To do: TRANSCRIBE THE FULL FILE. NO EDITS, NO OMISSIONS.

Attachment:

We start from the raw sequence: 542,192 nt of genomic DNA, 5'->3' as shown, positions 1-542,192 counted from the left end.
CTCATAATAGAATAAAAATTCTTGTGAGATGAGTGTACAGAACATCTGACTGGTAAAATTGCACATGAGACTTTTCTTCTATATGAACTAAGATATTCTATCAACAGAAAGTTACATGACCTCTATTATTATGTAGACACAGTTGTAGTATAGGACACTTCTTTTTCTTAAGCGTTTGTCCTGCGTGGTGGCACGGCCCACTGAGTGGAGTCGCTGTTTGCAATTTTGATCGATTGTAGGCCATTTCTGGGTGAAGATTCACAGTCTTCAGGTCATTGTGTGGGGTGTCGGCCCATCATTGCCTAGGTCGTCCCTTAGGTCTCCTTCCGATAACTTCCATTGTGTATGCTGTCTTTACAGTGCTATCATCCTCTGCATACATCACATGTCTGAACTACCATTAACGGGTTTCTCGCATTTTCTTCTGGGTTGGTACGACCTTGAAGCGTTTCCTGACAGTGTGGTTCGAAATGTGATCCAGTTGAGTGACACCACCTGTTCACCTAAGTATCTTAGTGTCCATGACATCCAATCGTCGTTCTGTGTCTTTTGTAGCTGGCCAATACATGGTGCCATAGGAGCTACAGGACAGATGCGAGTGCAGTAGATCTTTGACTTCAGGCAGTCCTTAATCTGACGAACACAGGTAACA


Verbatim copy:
We start from the raw sequence: 542,192 nt of genomic DNA, 5'->3' as shown, positions 1-542,192 counted from the left end.
CTCATAATAGAATAAAAATTCTTGTGAGATGAGTGTACAGAACATCTGACTGGTAAAATTGCACATGAGACTTTTCTTCTATATGAACTAAGATATTCTATCAACAGAAAGTTACATGACCTCTATTATTATGTAGACACAGTTGTAGTATAGGACACTTCTTTTTCTTAAGCGTTTGTCCTGCGTGGTGGCACGGCCCACTGAGTGGAGTCGCTGTTTGCAATTTTGATCGATTGTAGGCCATTTCTGGGTGAAGATTCACAGTCTTCAGGTCATTGTGTGGGGTGTCGGCCCATCATTGCCTAGGTCGTCCCTTAGGTCTCCTTCCGATAACTTCCATTGTGTATGCTGTCTTTACAGTGCTATCATCCTCTGCATACATCACATGTCTGAACTACCATTAACGGGTTTCTCGCATTTTCTTCTGGGTTGGTACGACCTTGAAGCGTTTCCTGACAGTGTGGTTCGAAATGTGATCCAGTTGAGTGACACCACCTGTTCACCTAAGTATCTTAGTGTCCATGACATCCAATCGTCGTTCTGTGTCTTTTGTAGCTGGCCAATACATGGTGCCATAGGAGCTACAGGACAGATGCGAGTGCAGTAGATCTTTGACTTCAGGCAGTCCTTAATCTGACGAACACAGGTAACA